Annie: How Jay Z gave the orphan a hip-hop makeover

Why did it take so long, wonders lifelong fan Nicola Christie

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The red mop of curls has been replaced by an Afro, everyone's been cleaned up a bit (including Sandy), and New York looks a nicer place to live in. But other than that, not a lot has changed in the world of Annie. What a relief.

She started life as the star of a comic strip, Little Orphan Annie, on 5 August 1924, in the New York Daily News, by the pen of Harold Gray. It was such a big hit, running until just 10 years ago, that the late Mike Nicholls spotted a stage life for her. His Broadway musical of Annie opened in 1977 and ran for six years, setting a record for Broadway at the time. And then, in 1982, a movie emerged.

Annie hasn't looked back since.

Perhaps the question isn't why Sony has remade the movie musical Annie, rather what took the studio so long? The appetite for Annie 2014 is dizzying in its reach. Thirty and fortysomethings, like me, who watched it as a child and fell in love. Seventysomethings (my dad), who recall fondly their children's addictive viewing. And, critically, now, pre-teenagers, teenagers, and twentysomethings, now, who get their own new go at it.

If early sightings are anything to go by, this new audience won't be deprived, they might even get an improvement. The movie came about because music producer Jay Z (Mr Beyoncé), and his equally music-loving friend Will Smith, wanted to take something that was precious to them and put a new spin on it.

Hip-hop. The entire score of Annie, originally composed by Charlie Strouse (music) and Martin Charnin (lyrics), has been rebuilt with beats and cunningly updated lyrics. Sia's new anthem-like take on "You're Never Fully Dressed without a Smile" is even more infectious than the original. She chants "Hey America… your clothes may be, Chanel, Gucci…" And we all know, already, what Jay Z has done with "It's a Hard Knock Life".

The genius of the concept is not just to shift the musical language into new territory, but also to give the music to its rightful proponents: black foster kids on the streets of Harlem, naturally. There's still Duffy, Pepper and Molly but they've been urbanised, given the Jay Z treatment. Daddy Warbucks, too, has been recast as a black man: Will Stacks, a New York mayoral candidate who needs an orphan to help his campaign, played by Jamie Foxx.

The story of Annie has been so thoroughly transposed to today's world, from the 1930s Depression of the original, that it's likely to help the first audience get over the fact that they're not watching Albert Finney, Carol Burnett (Miss Hannigan), and Aileen Quinn (Annie), anymore. Rather, they're in the hands of Cameron Diaz (Miss Hannigan), Rose Byrne (Grace) and Quvenzhané Wallis (Beasts of the Southern Wild). That's a good thing because nobody, and I mean nobody, could deliver Miss Hannigan like Carol Burnett did; all that sloshing and skidding around the screen in her drunken, lascivious frenzy. Good on Cameron Diaz at having a go, but it's hard to imagine her meeting Burnett even halfway.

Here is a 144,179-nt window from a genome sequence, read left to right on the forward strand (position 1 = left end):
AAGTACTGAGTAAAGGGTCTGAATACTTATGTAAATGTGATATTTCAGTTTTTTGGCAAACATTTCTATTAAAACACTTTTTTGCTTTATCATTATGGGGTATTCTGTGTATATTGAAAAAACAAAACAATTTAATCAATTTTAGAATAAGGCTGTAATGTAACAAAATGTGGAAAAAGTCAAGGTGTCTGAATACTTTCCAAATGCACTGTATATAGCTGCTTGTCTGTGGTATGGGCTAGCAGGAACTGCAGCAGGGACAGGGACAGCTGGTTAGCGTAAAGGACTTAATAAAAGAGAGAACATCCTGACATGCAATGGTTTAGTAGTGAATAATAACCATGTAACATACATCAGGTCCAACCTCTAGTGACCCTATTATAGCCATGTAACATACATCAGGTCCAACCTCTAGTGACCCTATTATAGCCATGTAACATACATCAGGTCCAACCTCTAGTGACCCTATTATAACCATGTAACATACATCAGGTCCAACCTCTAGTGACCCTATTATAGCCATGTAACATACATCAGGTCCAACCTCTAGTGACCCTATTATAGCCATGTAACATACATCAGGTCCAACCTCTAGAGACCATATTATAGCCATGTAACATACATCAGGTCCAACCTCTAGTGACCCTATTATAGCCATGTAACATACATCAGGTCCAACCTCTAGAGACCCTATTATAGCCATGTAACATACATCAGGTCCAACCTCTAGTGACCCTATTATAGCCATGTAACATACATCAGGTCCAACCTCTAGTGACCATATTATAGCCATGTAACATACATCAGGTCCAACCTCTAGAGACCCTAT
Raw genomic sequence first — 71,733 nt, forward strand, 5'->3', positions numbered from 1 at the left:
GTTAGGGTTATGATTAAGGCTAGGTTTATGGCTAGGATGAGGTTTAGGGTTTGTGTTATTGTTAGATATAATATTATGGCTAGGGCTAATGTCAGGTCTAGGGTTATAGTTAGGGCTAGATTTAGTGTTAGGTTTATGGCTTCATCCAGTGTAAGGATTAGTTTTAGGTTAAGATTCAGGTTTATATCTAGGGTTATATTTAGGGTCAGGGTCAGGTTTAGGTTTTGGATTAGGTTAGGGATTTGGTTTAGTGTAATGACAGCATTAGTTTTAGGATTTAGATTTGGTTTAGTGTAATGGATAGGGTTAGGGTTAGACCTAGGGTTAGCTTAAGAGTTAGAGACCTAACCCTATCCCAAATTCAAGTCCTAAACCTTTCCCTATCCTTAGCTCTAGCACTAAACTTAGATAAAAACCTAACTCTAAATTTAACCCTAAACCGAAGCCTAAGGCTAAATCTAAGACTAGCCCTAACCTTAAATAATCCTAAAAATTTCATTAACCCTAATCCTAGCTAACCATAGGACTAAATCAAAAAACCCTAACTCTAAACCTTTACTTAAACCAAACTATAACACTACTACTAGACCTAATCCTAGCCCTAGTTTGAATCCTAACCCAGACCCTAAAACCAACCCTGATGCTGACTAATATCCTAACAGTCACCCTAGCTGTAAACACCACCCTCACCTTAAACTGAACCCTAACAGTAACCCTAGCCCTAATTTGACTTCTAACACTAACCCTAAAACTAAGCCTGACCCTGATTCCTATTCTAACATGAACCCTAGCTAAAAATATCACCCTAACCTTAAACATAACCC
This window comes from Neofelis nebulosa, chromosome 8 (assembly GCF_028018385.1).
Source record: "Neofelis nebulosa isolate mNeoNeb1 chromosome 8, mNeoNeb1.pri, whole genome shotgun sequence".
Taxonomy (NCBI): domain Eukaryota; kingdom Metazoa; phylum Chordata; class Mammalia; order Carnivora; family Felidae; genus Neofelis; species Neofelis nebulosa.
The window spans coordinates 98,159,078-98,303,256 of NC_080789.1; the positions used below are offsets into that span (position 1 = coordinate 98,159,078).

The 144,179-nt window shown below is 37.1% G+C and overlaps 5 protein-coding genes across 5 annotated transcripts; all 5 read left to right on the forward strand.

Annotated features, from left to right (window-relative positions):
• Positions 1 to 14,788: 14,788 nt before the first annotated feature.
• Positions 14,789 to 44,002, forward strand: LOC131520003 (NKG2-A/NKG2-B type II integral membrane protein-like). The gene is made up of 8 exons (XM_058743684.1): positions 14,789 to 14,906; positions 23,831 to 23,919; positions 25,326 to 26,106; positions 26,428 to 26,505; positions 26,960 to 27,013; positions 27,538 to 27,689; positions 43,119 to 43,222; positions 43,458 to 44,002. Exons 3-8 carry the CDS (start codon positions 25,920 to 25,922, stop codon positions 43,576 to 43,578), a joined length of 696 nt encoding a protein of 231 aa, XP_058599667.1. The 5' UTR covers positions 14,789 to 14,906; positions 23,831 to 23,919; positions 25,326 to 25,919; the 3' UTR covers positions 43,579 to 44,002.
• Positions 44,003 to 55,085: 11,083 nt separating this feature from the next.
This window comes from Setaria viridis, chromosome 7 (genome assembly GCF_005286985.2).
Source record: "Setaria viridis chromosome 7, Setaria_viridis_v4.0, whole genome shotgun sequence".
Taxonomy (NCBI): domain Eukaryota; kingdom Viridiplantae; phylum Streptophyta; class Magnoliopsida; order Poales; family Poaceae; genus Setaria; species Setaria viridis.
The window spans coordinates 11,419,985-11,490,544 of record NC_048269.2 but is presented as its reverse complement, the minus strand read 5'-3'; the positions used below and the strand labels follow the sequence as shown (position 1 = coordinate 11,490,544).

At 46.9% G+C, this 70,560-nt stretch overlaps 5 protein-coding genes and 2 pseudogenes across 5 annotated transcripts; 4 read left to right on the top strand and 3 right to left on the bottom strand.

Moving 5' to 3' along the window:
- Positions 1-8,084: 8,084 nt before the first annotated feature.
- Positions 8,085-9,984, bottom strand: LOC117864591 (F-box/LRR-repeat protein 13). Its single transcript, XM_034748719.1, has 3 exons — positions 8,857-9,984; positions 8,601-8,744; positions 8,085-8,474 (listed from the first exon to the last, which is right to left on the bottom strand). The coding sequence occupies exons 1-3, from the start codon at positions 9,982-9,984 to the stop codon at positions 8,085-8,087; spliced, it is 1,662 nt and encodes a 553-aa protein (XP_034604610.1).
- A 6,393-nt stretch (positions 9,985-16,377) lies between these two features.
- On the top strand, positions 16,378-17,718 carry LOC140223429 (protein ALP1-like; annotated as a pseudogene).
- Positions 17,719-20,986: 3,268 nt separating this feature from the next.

Quvenzhané Wallis, as the new Annie, looks and sounds pretty swell, and she's already been Oscar nominated for Beasts so it's safe to say that she'll deliver. Jamie Foxx will be Jamie Foxx and that's perfect and right for that character but, again, Albert Finney's ticks and swings from rage to heart-on-your-sleeve love will, probably, always be unmatchable.

So thank heavens we have them enshrined on the screen for ever. And it's likely that once everyone's got over the hoo-ha of the new Annie, they'll check out the old one again, or for the first time. They'll discover joyful, exuberant choreography by our very own Arlene Phillips; songs with such perfect lyrics that one wonders how Jay Z and Will Smith had the guts to up them ("Little cheeks/ Little teeth/ Everything around me is little/ If I wring/ Little necks/ Surely I will get an acquittal" – Miss Hannigan, on the fate of running an orphanage); and a fairy-tale story that's timeless in its appeal.

They'll also discover a movie musical by director John Huston that everyone wanted to dislike but nobody really did. In the words of the New York Times critic Vincent Canby who reviewed the 1982 film, "Annie almost knocks itself out trying to give the audience its money's worth. They don't build movies like this anymore." Well, maybe they do.

'Annie' is released on 26 December